Book Review by Heidi Simmons
The Late Show
by Michael Connelly – Fiction
Women comprise 47 percent of today’s workforce. Yet, they still do not receive equal pay. Just as more women work, more women are reading. Women buy and read twice as many books as men.
There’s a trend among macho, male, mystery writers to create women protagonists in order to attract a larger female reading demographic. Michael Connelly’s The Late Show (Little Brown, 405 pages) introduces a lady Los Angeles detective who must fight for gender equality in more ways than one.
Detective Renée Ballard is an attractive single woman and surfer. She has been unfairly demoted and punished because she filed sexual harassment charges against her boss. The men in the department, including her former partner, failed to support her even though they knew her claims were true.
Ballard is assigned to the night shift, or as commonly referred to by the police department, “the late show,” which starts in the evening and goes until dawn. Late show detectives can only pass their nighttime cases to the daytime cops.
When a transgender is left for dead, Ballard wants to make sure the woman gets justice. None of the busy daytime detectives mind when Ballard asks to follow up on the violent crime.
One night, Ballard is called out to a club massacre. She’s present when one of the victims, a cocktail waitress, takes her last breath. As Ballard starts to investigate the scene, the cops who betrayed her push her out.
But Ballard is sharp and a good detective. She knows she can be of help, so they assign her minor tasks. Yet, even the bystanders have a story, and Ballard uncovers information that leads to something much bigger and may possibly uncover a dirty cop and police corruption.
Working during the day and night to find the bad guys, Ballard is motivated to uncover evidence. Some of her fellow detectives believe Ballard is being vindictive and letting her mistreatment cloud her judgment.
As with most professional women, Ballard must work twice as hard as her male counterparts. In order to deter men’s advances, she keeps her look “butch” and says she has “a wife at home.”
Ballard is not without flaws. When she breaks a case and takes down an armed thief, she makes mistakes that could have jeopardized the lives of those there to assist. Instead of recognizing the honest criticism, she’s defensive and resentful.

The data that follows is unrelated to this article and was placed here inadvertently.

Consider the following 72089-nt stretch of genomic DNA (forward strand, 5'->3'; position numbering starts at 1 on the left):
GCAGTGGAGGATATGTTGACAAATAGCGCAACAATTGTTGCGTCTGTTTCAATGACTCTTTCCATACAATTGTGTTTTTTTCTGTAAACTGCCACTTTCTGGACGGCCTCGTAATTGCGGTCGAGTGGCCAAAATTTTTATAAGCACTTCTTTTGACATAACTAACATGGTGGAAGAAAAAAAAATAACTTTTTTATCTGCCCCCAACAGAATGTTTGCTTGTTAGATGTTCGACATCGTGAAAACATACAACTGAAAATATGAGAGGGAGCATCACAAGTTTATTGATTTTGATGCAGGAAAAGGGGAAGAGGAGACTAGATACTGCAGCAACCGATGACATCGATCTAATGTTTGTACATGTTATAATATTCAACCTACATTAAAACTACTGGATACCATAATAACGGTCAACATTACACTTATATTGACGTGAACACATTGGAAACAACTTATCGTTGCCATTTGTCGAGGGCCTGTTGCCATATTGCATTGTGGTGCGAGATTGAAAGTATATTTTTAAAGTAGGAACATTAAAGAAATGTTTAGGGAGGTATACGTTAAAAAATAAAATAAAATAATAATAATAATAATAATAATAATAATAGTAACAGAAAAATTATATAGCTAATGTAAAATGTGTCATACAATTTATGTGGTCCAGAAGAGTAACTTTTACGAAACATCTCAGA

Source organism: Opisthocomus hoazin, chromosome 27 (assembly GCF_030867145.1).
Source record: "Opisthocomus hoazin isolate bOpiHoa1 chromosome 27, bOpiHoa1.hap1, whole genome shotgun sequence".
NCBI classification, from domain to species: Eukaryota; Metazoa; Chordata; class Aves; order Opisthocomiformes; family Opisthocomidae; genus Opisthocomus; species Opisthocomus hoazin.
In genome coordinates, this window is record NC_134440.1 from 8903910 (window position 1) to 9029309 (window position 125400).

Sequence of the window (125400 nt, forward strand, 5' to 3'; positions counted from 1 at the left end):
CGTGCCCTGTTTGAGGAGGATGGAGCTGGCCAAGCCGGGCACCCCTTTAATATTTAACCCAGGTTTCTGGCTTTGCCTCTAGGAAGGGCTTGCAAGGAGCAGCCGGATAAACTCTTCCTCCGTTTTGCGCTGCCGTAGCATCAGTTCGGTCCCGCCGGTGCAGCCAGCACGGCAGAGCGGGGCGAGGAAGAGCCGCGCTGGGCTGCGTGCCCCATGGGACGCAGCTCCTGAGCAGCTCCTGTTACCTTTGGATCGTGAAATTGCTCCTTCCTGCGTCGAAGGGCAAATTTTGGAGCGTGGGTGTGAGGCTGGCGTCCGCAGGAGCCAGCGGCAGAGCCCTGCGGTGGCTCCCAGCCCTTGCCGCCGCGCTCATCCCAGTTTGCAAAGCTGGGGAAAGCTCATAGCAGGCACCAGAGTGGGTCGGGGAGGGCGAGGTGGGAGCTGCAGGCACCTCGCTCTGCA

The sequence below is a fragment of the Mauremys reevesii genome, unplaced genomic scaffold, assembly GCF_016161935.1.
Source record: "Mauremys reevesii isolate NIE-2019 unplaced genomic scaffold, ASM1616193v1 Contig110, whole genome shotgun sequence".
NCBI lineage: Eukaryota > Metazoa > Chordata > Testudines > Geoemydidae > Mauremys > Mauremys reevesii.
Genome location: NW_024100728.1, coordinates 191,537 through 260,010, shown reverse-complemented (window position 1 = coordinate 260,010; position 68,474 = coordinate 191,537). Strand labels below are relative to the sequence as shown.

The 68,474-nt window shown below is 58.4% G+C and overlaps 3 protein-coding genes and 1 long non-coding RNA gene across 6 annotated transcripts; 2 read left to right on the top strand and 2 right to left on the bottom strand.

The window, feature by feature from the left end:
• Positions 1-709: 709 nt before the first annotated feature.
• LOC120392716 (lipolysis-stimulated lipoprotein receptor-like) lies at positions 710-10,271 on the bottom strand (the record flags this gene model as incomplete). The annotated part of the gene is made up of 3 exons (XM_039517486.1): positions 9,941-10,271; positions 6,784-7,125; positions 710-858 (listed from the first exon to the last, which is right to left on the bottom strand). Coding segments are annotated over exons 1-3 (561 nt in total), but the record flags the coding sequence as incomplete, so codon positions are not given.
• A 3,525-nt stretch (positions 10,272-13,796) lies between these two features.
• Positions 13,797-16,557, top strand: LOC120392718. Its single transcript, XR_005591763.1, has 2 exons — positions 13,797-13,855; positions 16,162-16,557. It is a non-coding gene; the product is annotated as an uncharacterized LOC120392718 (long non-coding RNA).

I liked Ballard as a protagonist and thought author Connelly did a good job staying away from stereotypical roles. Ballard is petit, half Hawaiian and half white. She is basically homeless, sleeping on the beach with her rescue dog Lola during the day. She uses the police department’s locker room to shower and store her work clothes.
When she has time off, she stays with her grandmother in Ventura.
The mysteries Ballard is involved in are fresh. I believed her diligent, intuitive detective work. Nothing was too obvious. The story unfolds in a compelling narrative through Ballard’s hard work and integrity, although she pushes the boundaries and takes risk that may be outside the law.
I want my law enforcement workers to get the “evil” off the streets, but at what cost? Bad police work can set them free. Today, when so many cops are corrupt, solid police work –- the collection of evidence to form a prosecutable case -– is absolutely imperative. However, that is not always easy.
I did wonder if a rogue detective could actually get away with some of Ballard’s antics. But, she’s alone and no one has her back. As a character, Ballard cannot let evil harm more innocent people even at the risk of her own life.
Wouldn’t it be great if real-life detectives, not just the ones in novels, could be so dedicated and willing to risk everything for the sake of stopping evildoers?
Connelly may or may not have been totally aware of the gender theme he was constructing. He lets the story and character live on the page and unfold organically.
I appreciated Ballard’s respect for the transgender character and the stance she took to get those in the department and hospital to care, and to use the correct terminology – “a male who identifies as a woman.”
This is Ballard’s dilemma as well. She is bullied, disrespected and emotionally beat up not just because she has chosen a career path that is dominated by men, but simply because she is female.
As a woman, Ballard is treated less fairly, she is less valued and she is considered less competent. Which is total bullshit, but makes for a compelling read and a character willing to break the rules at her own peril.
I also appreciated that Connelly populates this novel with many women roles –uniform officers, coroners and forensic scientists. The author makes these women believable not weak, stupid, man-crazy or sorority girls.
I have no doubt we will see Ballard again.
How much longer will our patriarchal society continue to dominate women and minorities? How can we stop violence against women? With the help of discerning literature, courageous men, and women’s advancing socio-economic status, hopefully it will end sooner than later.